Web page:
News Analysis

In his United Nations speech on Sept. 12, President Bush replaced Osama bin Laden with Saddam Hussein as the nation’s primary enemy and set the stage to win world support for U.S. intervention in Iraq. But his speech was also about removing exposure of corporate crimes against working people and the economy and about the failed campaign to defeat Al Qaeda from the front pages – all, as Senator Tom Daschle (D-S.D.) said, “curiously timed to coincide with the fall re-election campaign.”

On Sept. 19, Bush sent Congress a resolution giving him a blank check to invade Iraq and “dislodge” Hussein. Bush hopes to have a vote before the elections, in order to make war with Iraq the decisive issue in this tight election campaign.

Removal of Hussein is not a new objective. Scotland’s Sunday Herald exposed the fact that “secret” plans for invasion of Iraq preceded Bush’s election. Its author, Neil Mackay, disclosed a blueprint creating a “Global Pax Americana.”

The document, entitled “Rebuilding America’s Defenses: Strategies, Forces And Resources For A New Century,” written in September 2000, was drawn up for Dick Cheney (now vicepresident), Donald Rumsfeld (defense secretary), Paul Wolfowitz (Rumsfeld’s deputy), George W. Bush’s younger brother, Jeb, and Lewis Libby (Cheney’s chief of staff).

The plan states, “The United States has for decades sought to play a more permanent role in Gulf regional security. While the unresolved conflict with Iraq provides the immediate justification, the need for a substantial American force presence in the Gulf transcends the issue of the regime of Saddam Hussein.”

The document supports “maintaining global U.S. pre-eminence, precluding the rise of a great power rival, and shaping the international security order in line with American principles and interests,” and describes American armed forces abroad as “the cavalry on the new American frontier.”

The cost of this war – estimated by the Pentagon to be some $200 billion – represents a planned theft from the already dwindling public coffers. It also threatens to further destabilize the precarious economy, pushing us deeper into a recession. The Pentagon’s estimate of 200,000 ground troops required for such a war signals the high probability of the return of a large number of troops in body bags.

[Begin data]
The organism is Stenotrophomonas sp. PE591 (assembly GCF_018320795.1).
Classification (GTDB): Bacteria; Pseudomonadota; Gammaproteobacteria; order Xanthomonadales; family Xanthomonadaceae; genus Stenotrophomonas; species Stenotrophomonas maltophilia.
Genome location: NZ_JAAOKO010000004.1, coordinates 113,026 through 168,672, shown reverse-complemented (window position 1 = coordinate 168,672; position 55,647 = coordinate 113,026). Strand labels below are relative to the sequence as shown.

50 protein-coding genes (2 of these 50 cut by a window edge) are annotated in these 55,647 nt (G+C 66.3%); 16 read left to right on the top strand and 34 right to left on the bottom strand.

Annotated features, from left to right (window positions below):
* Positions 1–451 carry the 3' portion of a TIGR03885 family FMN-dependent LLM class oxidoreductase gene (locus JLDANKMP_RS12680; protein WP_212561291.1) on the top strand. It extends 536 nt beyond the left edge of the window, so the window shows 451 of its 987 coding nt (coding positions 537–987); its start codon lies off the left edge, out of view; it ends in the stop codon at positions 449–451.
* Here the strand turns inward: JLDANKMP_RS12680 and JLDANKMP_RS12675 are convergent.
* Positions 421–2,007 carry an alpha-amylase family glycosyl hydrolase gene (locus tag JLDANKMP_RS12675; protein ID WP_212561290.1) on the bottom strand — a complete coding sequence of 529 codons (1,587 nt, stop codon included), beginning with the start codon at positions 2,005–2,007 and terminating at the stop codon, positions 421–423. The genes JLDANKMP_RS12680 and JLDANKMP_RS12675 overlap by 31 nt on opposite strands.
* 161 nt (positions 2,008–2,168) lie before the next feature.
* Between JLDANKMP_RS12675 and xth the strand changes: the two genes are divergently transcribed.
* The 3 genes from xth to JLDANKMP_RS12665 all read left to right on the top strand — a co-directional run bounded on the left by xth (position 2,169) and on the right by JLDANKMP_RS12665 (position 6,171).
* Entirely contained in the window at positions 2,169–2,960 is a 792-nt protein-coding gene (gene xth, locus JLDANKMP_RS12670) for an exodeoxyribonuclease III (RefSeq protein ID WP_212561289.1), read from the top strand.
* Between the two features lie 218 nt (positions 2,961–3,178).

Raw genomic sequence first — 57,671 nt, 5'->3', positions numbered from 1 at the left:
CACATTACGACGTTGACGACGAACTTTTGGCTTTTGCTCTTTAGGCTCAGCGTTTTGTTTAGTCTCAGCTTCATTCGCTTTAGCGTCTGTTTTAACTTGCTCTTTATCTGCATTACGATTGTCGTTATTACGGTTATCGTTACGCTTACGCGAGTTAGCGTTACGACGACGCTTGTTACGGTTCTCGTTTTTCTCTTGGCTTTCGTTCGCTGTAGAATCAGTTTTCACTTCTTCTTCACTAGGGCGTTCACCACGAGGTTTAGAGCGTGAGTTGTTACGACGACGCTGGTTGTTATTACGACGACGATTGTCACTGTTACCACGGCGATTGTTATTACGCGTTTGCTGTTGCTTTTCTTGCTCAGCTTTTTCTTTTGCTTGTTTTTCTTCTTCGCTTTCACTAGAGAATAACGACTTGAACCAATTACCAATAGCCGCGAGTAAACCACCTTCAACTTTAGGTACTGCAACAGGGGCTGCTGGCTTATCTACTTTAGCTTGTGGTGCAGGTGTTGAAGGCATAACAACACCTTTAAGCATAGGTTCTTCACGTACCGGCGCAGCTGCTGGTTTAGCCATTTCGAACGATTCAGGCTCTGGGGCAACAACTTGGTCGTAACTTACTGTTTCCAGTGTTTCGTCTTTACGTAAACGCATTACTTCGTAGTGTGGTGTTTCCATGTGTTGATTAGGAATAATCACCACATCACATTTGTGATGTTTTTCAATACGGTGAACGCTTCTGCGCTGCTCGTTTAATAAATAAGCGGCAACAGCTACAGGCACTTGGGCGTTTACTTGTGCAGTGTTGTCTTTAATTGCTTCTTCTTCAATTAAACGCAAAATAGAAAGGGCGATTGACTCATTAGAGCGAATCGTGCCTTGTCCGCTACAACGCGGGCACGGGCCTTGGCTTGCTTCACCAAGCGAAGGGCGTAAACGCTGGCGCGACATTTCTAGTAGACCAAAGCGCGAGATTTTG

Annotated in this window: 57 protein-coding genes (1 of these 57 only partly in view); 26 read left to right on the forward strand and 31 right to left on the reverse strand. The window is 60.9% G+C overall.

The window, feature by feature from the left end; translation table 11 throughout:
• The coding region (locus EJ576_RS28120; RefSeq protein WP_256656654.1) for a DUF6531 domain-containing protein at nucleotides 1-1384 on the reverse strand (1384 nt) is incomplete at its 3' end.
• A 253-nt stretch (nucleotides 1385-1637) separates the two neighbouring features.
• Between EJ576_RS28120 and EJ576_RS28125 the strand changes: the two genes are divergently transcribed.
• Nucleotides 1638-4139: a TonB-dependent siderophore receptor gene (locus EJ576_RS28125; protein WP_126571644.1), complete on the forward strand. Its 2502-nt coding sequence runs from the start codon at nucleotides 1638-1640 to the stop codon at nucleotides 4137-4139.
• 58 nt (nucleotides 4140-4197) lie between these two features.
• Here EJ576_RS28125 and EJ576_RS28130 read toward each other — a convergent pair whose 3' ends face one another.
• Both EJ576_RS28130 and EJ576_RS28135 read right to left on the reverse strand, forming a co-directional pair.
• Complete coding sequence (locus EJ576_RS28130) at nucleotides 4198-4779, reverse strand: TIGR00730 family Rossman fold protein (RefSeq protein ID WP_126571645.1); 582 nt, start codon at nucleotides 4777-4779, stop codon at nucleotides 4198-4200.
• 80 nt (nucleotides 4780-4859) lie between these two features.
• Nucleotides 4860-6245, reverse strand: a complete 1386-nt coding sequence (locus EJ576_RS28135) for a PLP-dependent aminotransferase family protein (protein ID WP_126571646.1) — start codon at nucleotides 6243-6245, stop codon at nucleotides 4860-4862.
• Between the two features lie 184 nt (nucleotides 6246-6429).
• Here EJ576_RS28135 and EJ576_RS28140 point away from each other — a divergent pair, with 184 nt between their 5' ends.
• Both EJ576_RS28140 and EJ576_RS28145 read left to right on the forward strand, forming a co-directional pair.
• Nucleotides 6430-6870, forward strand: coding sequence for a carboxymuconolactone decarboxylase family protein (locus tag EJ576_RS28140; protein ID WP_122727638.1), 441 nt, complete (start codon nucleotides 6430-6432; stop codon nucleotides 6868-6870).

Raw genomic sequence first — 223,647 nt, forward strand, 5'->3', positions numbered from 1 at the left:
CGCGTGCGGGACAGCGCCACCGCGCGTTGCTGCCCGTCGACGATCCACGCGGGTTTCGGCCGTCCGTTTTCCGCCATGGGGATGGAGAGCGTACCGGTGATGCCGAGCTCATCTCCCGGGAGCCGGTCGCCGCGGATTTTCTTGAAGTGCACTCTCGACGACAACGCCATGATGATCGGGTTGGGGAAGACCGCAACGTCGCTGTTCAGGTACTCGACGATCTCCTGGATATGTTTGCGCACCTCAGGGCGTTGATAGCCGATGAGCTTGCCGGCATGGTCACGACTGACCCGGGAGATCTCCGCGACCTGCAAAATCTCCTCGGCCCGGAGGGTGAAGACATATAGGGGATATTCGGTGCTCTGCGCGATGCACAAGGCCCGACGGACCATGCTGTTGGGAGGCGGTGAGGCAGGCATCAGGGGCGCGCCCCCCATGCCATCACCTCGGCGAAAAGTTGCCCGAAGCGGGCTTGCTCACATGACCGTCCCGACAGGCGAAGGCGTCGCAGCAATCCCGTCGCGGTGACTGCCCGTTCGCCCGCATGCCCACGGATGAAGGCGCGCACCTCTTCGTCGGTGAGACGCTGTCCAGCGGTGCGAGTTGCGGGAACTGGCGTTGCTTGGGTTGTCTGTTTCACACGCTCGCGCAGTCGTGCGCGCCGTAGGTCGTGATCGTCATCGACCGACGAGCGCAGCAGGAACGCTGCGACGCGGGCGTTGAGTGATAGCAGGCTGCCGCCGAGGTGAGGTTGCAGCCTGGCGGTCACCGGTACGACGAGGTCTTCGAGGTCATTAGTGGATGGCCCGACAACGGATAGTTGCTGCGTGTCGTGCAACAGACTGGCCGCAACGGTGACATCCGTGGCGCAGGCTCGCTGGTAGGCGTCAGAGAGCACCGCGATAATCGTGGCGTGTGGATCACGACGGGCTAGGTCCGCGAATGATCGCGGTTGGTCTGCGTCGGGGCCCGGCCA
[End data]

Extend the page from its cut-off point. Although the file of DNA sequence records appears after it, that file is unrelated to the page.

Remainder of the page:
The situation is changing rapidly and is still fluid. The die is not cast. While Germany has remained opposed to any unilateral U.S. intervention, France and Russia initially seem to concur with the U.S. proposition that a UN resolution threatening military intervention should be passed. When the Iraqi government announced they would allow the return of weapons inspectors without conditions, there was a collective sigh of relief around the world, except for the White House. BBC News reports, “Secretary of State Colin Powell has said the United States will find ways to stop weapons inspectors going back to Iraq unless there is a new United Nations Security Council resolution on the issue.”

And what does the U.S. hold out as the carrot to these countries besides the threat of the stick? It is becoming clearer the price of non-cooperation is preventing countries from sharing in the spoils of war – namely a piece of the action in Iraqi oil once Hussein is gone. This is a powerful inducement for countries whose dependence on Middle East and Iraqi oil is much greater than the U.S.’s.

It appeared the U.S. suffered a setback in its UN strategy now that other nations, Russia, France and China, are ready to let the weapons inspectors enter Iraq and do their job without additional UN resolutions threatening war. Nor can Bush draw any satisfaction from the German elections that returned Gerhart Schroeder to power.

The war is not a done deal and can be stopped. Any attack on Iraq – whether it is unilateral or with UN approval – must be opposed.

Having signed a few too many blank checks in the past year since Sept. 11, some in Congress are beginning to protest. Congress is the battleground. Leaders of both parties have pledged to deliver to Bush a resolution within weeks, if not days. But there is growing Congressional opposition.

Last week Sen. Robert C. Byrd (D-W.Va.) said President Bush’s plans to invade Iraq are a conscious effort to distract public attention from growing problems at home. Byrd said his belief in the Constitution will prevent him from voting for Bush’s war resolution.

How do we assess the mood of the U.S. public? A look at the Sept. 11 ceremonies provides a snapshot of the nation one year after. Most observances refrained from overt reference to continued war on terrorism. Many raised questions of how to struggle for peace and justice without war. Members of Congress are getting petitions with thousands of signatures, phone calls and visits insisting on peace with Iraq.

Demonstrations against Bush are growing. A full-page ad in the Sept. 19 New York Times by Not in Our Name, demanded a peaceful resolution of the crisis. Although public opinion spiked upward following Bush’s UN speech, broad sentiments is developing against Bush’s drive to war. The people must act, the stakes are high.

Sarah Staggs is the chair of the Communist Party Peace and Solidarity Commission. The author can be reached at